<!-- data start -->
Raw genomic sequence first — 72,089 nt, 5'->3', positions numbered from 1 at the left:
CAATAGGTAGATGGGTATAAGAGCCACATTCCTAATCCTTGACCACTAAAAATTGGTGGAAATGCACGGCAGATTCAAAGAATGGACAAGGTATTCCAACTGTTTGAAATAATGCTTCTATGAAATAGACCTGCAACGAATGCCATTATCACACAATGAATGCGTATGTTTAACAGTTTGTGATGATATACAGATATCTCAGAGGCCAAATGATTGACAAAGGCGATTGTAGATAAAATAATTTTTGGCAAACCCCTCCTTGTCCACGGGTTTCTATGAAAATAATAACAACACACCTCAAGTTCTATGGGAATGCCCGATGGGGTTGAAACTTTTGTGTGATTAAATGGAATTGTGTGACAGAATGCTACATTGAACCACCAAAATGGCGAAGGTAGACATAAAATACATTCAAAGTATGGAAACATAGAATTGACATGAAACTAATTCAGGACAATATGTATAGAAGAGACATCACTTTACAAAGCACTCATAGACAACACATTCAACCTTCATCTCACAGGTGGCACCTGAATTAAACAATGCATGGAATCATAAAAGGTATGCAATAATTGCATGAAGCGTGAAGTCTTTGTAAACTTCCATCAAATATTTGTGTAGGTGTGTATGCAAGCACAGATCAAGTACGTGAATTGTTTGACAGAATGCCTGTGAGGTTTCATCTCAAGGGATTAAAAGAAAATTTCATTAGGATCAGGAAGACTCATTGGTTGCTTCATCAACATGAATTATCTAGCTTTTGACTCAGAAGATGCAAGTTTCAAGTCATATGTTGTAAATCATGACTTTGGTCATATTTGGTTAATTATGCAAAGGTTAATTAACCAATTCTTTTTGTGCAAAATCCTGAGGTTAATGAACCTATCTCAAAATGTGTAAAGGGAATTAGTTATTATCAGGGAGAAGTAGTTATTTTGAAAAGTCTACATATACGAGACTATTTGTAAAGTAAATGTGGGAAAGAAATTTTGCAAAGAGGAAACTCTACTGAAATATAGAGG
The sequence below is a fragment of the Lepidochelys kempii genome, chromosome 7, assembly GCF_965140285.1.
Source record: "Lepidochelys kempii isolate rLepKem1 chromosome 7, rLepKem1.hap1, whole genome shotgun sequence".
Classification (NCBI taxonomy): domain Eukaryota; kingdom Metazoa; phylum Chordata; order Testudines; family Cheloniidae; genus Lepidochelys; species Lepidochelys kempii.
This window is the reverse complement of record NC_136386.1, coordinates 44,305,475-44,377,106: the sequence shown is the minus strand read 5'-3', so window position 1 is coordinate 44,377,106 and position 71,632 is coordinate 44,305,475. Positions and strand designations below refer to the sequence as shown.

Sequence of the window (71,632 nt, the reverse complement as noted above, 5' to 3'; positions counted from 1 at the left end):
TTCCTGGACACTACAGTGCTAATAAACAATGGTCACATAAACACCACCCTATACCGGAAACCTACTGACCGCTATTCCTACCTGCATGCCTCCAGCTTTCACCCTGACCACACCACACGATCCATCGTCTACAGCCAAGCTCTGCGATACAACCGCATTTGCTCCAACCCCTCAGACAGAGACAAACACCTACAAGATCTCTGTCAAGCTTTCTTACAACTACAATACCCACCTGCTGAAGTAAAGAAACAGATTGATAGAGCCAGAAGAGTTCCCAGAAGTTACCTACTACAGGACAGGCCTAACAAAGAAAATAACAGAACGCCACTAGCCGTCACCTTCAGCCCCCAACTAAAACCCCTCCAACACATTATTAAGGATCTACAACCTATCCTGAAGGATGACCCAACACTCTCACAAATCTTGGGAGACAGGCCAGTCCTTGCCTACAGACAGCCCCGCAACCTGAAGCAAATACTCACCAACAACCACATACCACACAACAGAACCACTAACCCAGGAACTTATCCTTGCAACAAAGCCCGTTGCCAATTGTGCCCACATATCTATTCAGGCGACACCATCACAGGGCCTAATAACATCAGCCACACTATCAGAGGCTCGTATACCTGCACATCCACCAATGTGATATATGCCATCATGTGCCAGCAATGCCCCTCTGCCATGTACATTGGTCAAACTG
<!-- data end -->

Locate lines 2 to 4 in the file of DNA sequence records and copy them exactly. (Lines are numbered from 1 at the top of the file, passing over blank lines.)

CAATAGGTAGATGGGTATAAGAGCCACATTCCTAATCCTTGACCACTAAAAATTGGTGGAAATGCACGGCAGATTCAAAGAATGGACAAGGTATTCCAACTGTTTGAAATAATGCTTCTATGAAATAGACCTGCAACGAATGCCATTATCACACAATGAATGCGTATGTTTAACAGTTTGTGATGATATACAGATATCTCAGAGGCCAAATGATTGACAAAGGCGATTGTAGATAAAATAATTTTTGGCAAACCCCTCCTTGTCCACGGGTTTCTATGAAAATAATAACAACACACCTCAAGTTCTATGGGAATGCCCGATGGGGTTGAAACTTTTGTGTGATTAAATGGAATTGTGTGACAGAATGCTACATTGAACCACCAAAATGGCGAAGGTAGACATAAAATACATTCAAAGTATGGAAACATAGAATTGACATGAAACTAATTCAGGACAATATGTATAGAAGAGACATCACTTTACAAAGCACTCATAGACAACACATTCAACCTTCATCTCACAGGTGGCACCTGAATTAAACAATGCATGGAATCATAAAAGGTATGCAATAATTGCATGAAGCGTGAAGTCTTTGTAAACTTCCATCAAATATTTGTGTAGGTGTGTATGCAAGCACAGATCAAGTACGTGAATTGTTTGACAGAATGCCTGTGAGGTTTCATCTCAAGGGATTAAAAGAAAATTTCATTAGGATCAGGAAGACTCATTGGTTGCTTCATCAACATGAATTATCTAGCTTTTGACTCAGAAGATGCAAGTTTCAAGTCATATGTTGTAAATCATGACTTTGGTCATATTTGGTTAATTATGCAAAGGTTAATTAACCAATTCTTTTTGTGCAAAATCCTGAGGTTAATGAACCTATCTCAAAATGTGTAAAGGGAATTAGTTATTATCAGGGAGAAGTAGTTATTTTGAAAAGTCTACATATACGAGACTATTTGTAAAGTAAATGTGGGAAAGAAATTTTGCAAAGAGGAAACTCTACTGAAATATAGAGG
The sequence below is a fragment of the Lepidochelys kempii genome, chromosome 7, assembly GCF_965140285.1.
Source record: "Lepidochelys kempii isolate rLepKem1 chromosome 7, rLepKem1.hap1, whole genome shotgun sequence".